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Writing

Curriculum

Paired with our rich reading curriculum, our writing curriculum has been designed to promote flair, creativity and purpose.

We pride ourselves on being as cross curricular as possible and always ensure that our writing outcomes are purposeful by giving the children a range of real life audiences. In the past this has included, hand written poems delivered to our neighbours, letters of thanks for visiting evacuees, non-fiction texts created for the Jorvik Viking centre, letters directed to the governors and DFE, local and national competitions to be in anthologies (Monster Poetry, Ghost Stories) and even our very own published book (We Are Writers). By ensuring the writing is purposeful, we give meaning to the work that our children produce so that they can understand that, although writing can be an art form, it is also a life skill.

Vocabulary is at the heart of our writing curriculum. In Key Stage 1 a word of the week is hidden around school as a way of engaging our youngest children with the excitement of words. This progresses in Year 3 to word of the week, before becoming a daily activity for our children in Years 4 to 6. A new word, as set out by the subject lead, is shared every morning and a variety of activities are used to engage the children with this. We have found that this has led to progress and that the children actively try to use this vocabulary in their independent pieces across the curriculum.

Children are taught writing skills through analysing a range of high quality fiction and non-fiction texts including teacher produced models. Challenging texts are chosen at each stage to ensure that children have an excellent model for their own writing and that there is clear progression. This is highlighted in our Reading Spine. At Jesse Gray, we draw on a range of strategies to teach our children how to write. Each strategy has been carefully researched and trialled to ensure that it is right for our children. These strategies include, and are not limited to, Talk for Writing, Shared Writing, Slow Writing and Independent Writing. By drawing on a range of methodologies we can ensure that children are always engaged and inspired.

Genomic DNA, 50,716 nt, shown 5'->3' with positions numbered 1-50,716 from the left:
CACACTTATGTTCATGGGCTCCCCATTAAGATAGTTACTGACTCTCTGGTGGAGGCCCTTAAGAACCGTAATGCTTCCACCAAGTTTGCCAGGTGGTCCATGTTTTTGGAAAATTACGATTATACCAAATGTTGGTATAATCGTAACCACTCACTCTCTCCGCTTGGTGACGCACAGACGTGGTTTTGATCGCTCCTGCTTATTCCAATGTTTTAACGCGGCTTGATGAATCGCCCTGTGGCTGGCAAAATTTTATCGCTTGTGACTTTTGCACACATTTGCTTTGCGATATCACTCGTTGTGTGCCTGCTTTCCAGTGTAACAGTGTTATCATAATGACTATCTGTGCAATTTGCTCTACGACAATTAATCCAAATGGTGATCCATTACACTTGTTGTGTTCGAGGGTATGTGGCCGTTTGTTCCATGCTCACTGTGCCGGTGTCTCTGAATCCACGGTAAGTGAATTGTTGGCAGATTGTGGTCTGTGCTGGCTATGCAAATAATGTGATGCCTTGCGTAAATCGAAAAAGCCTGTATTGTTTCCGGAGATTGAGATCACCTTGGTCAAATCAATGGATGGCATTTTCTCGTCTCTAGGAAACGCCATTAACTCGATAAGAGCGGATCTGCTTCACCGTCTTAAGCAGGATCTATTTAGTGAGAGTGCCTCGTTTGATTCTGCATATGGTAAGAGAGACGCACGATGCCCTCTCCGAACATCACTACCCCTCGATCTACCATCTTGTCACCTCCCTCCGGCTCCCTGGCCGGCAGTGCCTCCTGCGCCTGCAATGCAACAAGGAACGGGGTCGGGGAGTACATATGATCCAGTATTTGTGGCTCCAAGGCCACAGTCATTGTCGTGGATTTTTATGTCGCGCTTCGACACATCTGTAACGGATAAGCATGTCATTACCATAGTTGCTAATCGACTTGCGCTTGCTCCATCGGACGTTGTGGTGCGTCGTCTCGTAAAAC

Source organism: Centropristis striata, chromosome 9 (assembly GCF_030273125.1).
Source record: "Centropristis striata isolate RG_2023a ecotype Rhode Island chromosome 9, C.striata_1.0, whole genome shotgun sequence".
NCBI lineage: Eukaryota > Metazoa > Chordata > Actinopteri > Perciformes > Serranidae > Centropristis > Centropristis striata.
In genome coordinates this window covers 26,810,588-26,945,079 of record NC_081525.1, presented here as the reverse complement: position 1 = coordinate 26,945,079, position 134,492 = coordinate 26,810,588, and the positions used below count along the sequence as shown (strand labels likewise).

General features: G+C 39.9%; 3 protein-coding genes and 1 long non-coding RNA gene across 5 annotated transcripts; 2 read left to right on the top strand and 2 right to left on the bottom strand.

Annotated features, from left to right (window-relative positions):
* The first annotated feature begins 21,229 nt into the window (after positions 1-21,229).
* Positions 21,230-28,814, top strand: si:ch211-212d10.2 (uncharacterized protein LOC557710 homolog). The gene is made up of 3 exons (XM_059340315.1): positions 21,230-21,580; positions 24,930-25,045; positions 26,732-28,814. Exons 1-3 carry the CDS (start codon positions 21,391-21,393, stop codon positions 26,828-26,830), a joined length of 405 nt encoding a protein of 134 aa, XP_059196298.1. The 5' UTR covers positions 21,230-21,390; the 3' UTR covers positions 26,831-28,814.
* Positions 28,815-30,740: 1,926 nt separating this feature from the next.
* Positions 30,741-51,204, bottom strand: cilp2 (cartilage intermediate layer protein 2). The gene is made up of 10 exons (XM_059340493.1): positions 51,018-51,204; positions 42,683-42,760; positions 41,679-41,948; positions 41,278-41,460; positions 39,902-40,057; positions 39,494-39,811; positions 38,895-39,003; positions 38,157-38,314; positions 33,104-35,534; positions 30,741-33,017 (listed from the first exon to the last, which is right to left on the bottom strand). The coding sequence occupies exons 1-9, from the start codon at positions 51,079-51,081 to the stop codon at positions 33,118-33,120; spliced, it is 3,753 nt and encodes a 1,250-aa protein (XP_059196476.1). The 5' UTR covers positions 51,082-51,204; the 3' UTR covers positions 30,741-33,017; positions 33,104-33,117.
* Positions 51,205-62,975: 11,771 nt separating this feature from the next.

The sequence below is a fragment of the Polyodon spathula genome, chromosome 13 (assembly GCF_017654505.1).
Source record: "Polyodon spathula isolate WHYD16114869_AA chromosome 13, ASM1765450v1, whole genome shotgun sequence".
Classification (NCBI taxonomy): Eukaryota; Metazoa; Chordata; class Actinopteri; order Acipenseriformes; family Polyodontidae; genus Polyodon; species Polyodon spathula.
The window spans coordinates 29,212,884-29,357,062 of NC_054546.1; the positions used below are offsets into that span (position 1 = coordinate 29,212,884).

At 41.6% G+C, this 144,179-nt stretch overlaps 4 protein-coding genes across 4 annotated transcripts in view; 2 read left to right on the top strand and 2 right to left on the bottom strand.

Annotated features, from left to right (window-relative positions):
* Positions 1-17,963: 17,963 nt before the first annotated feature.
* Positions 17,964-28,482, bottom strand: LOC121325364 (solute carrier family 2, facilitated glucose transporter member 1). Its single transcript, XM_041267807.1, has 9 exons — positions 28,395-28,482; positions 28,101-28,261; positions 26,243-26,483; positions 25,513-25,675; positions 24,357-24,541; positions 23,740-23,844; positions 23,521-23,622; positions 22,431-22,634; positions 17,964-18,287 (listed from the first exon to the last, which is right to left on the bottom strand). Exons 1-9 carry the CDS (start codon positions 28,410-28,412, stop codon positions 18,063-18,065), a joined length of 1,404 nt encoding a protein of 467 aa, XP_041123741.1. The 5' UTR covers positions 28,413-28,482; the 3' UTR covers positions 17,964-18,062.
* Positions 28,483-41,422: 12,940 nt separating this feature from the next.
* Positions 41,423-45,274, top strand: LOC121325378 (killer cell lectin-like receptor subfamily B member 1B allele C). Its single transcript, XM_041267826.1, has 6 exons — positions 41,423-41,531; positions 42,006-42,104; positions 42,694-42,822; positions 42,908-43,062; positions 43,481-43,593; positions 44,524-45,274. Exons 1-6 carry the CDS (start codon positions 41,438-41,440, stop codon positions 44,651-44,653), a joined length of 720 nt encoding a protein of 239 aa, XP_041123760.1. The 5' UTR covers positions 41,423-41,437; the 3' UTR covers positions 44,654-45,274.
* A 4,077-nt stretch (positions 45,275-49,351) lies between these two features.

Grammar lessons are rarely taught in a stand-alone format, instead they are planned carefully to ensure they link to the text type being covered. This means that children understand how and why grammatical devices are used and see them in context within high quality examples.

Children are assessed formatively throughout every unit of work using our OTrack system to ensure all children are achieving our objectives. We pride ourselves on being responsive to the needs of our class and therefore always adapt our lessons and unit plans based on the constant assessments that we make. We use ‘Independent Writing’ to formally assess our children.  Each unit of work builds up to an independent piece created by each child. This piece is carefully planned, drafted, edited and then published. The children take pride in their work and it is celebrated by being showcased in the classroom. All children aim for the ultimate accolade of being placed on our gallery of wonderful writers that is situated in the heart of the school.

We promote SMSC through all aspects of our English curriculum by allowing the children time to appreciate the beauty of language, exploring different perspectives, providing the opportunity to discuss a vast range of social issues and by ensuring that all children engage with texts from different cultures.

The subject leader always ensures that all staff are up to date on new research and teaching practices. Learning walks take place, alongside planning and book scrutiny to ensure that the children are receiving top quality education. Internal moderation takes place regularly and external moderations take place to ensure accuracy and so that we can learn from our peers. CPD is planned in based on assessment outcomes and the bespoke needs of each class as well as each teacher. This ensures that our CPD is responsive and purposeful.